Information on current groundwater levels in Virginia monitoring wells is available from the U.S. Geological Survey’s National Water Information System, online at http://waterdata.usgs.gov/va/nwis/current/?type=gw; and from the USGS Climate Response Network, online at http://groundwaterwatch.usgs.gov/net/ogwnetwork.asp?ncd=crn (at that page, you can find a national map showing the status of groundwater monitoring wells compared to historical values).

icon drought 

DROUGHT IN VIRGINIA

The weekly National Drought Monitor map from the University of Nebraska-Lincoln (http://droughtmonitor.unl.edu/) for August 30, 2016, showed about 5% of Virginia as “abnormally dry,” covering all or part of several counties in southeastern Virginia and on the lower Eastern Shore.

Drought Monitor categories are as follows:
D0 = abnormally dry;
D1 = moderate drought;
D2 = severe drought;
D3 = extreme drought;
D4 = exceptional drought.

The Drought Monitor notes that it “focuses on broad-scale conditions [and] local conditions may vary.”

For comparison, here are Virginia ratings from previous Drought Monitors from about one month, two months, three months, and one year ago:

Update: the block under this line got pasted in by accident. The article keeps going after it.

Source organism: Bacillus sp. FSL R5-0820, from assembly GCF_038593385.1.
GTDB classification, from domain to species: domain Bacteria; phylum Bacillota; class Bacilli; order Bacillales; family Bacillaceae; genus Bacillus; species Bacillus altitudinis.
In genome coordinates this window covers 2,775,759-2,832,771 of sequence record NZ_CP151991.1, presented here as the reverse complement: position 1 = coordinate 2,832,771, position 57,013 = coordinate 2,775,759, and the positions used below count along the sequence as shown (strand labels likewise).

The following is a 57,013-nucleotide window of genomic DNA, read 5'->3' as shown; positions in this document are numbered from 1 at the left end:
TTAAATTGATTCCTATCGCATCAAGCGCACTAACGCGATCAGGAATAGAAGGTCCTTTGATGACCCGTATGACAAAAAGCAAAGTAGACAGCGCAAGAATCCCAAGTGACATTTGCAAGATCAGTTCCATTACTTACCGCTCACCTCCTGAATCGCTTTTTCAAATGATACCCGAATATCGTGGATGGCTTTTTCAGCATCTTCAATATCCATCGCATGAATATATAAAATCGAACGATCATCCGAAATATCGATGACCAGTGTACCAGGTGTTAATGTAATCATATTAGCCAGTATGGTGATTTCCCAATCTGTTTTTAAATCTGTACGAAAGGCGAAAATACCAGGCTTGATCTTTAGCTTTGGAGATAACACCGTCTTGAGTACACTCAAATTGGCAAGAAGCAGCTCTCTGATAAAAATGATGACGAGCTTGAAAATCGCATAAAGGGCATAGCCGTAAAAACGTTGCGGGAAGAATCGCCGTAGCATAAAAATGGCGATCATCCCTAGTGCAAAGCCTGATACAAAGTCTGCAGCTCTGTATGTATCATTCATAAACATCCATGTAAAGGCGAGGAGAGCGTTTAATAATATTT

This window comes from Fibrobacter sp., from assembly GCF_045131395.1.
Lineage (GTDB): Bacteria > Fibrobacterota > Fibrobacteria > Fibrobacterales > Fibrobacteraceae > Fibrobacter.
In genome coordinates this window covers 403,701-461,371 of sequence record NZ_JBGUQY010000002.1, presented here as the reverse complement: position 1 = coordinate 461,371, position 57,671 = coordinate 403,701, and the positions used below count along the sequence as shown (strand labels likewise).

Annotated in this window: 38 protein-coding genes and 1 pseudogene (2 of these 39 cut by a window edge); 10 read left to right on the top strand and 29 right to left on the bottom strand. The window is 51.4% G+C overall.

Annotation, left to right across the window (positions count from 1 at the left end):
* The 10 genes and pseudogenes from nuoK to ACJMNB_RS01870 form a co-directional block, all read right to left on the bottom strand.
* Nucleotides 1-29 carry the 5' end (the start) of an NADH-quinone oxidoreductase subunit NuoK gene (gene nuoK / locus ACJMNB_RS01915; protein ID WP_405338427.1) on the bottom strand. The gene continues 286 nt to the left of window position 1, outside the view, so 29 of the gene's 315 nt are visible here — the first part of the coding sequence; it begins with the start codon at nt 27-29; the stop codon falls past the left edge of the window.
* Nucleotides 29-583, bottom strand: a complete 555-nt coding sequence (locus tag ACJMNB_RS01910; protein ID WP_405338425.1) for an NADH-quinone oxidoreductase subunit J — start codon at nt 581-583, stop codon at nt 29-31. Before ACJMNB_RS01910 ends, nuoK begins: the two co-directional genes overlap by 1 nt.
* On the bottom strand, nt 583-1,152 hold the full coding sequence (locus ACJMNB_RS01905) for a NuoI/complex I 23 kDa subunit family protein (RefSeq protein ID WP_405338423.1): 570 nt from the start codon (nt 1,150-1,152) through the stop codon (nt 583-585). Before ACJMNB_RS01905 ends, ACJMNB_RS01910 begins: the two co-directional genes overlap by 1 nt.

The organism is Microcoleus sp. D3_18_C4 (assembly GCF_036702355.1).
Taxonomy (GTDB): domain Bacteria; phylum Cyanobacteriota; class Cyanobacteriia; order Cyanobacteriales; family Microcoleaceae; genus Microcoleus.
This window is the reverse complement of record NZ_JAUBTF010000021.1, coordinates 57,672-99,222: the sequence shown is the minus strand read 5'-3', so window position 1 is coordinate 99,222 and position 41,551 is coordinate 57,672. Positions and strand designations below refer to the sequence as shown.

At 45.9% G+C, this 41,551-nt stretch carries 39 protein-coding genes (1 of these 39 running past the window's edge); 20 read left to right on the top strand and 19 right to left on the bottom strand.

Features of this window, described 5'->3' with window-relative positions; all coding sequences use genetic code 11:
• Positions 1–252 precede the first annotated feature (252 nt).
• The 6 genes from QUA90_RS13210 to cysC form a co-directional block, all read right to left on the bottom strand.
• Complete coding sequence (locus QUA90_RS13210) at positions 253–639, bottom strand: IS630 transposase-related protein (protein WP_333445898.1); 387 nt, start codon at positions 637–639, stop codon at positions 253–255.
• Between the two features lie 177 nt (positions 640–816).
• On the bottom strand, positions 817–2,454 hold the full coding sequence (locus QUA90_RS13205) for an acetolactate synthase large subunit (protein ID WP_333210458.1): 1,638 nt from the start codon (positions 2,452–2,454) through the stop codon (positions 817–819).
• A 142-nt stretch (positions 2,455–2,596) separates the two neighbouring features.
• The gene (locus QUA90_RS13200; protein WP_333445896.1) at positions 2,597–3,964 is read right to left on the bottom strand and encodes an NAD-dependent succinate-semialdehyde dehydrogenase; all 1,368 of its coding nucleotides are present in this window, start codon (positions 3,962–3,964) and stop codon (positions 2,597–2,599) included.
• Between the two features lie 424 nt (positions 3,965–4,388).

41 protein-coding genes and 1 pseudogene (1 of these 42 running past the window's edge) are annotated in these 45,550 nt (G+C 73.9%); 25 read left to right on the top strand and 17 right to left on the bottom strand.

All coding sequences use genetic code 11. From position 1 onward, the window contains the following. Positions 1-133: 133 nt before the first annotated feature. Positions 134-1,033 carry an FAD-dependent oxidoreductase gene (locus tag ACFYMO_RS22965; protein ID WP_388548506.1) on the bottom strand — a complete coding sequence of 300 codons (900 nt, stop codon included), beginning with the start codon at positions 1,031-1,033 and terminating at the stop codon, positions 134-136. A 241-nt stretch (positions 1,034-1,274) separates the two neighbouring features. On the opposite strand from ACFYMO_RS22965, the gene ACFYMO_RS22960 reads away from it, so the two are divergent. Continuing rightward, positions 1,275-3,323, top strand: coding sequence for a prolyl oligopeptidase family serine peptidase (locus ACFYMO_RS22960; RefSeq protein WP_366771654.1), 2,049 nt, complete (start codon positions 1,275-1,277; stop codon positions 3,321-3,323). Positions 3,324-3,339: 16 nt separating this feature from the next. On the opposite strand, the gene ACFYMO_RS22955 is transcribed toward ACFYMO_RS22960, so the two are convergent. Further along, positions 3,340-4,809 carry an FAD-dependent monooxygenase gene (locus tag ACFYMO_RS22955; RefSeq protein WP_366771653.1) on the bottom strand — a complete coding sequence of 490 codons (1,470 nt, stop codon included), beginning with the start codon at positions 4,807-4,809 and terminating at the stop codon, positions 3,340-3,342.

7/26/16 – about 6% abnormally dry;
6/28/16 – about 3% abnormally dry;
5/31/16 – about 2% abnormally dry;
9/1/15 – about 27% abnormally dry.

The Virginia Drought Monitoring Task Force, a collaboration of state and federal agencies, issued its most recent (as of 9/1/16) Drought Status Report on July 19, 2016.  A link to the report, along with other current drought-status information, is available online at http://www.deq.virginia.gov/Programs/Water/WaterSupplyWaterQuantity/Drought.aspx.  The Task Force’s reports typically include information from some or all of the following agencies: University of Virginia Climatology Office, U.S. Geological Survey (USGS), and the Virginia departments of Agriculture and Consumer Services, Health, and Environmental Quality.

The Drought Monitoring Task Force also produces a daily map rating drought-status indicators.  Shown below is daily map for August 31, 2016.  The status-indicator abbreviations on that map are as follows: GW = groundwater levels, Prcp = precipitation deficits, Res – reservoir storage, and Flow = stream flow conditions.  For each region of Virginia, the indicators are color coded for “normal,” “watch,” “warning,” or “emergency conditions.”  Any given day’s current map and more information on drought status in Virginia are available the Task Force Web site listed above.

Drought Va Aug31
DROUGHT ELSEWHERE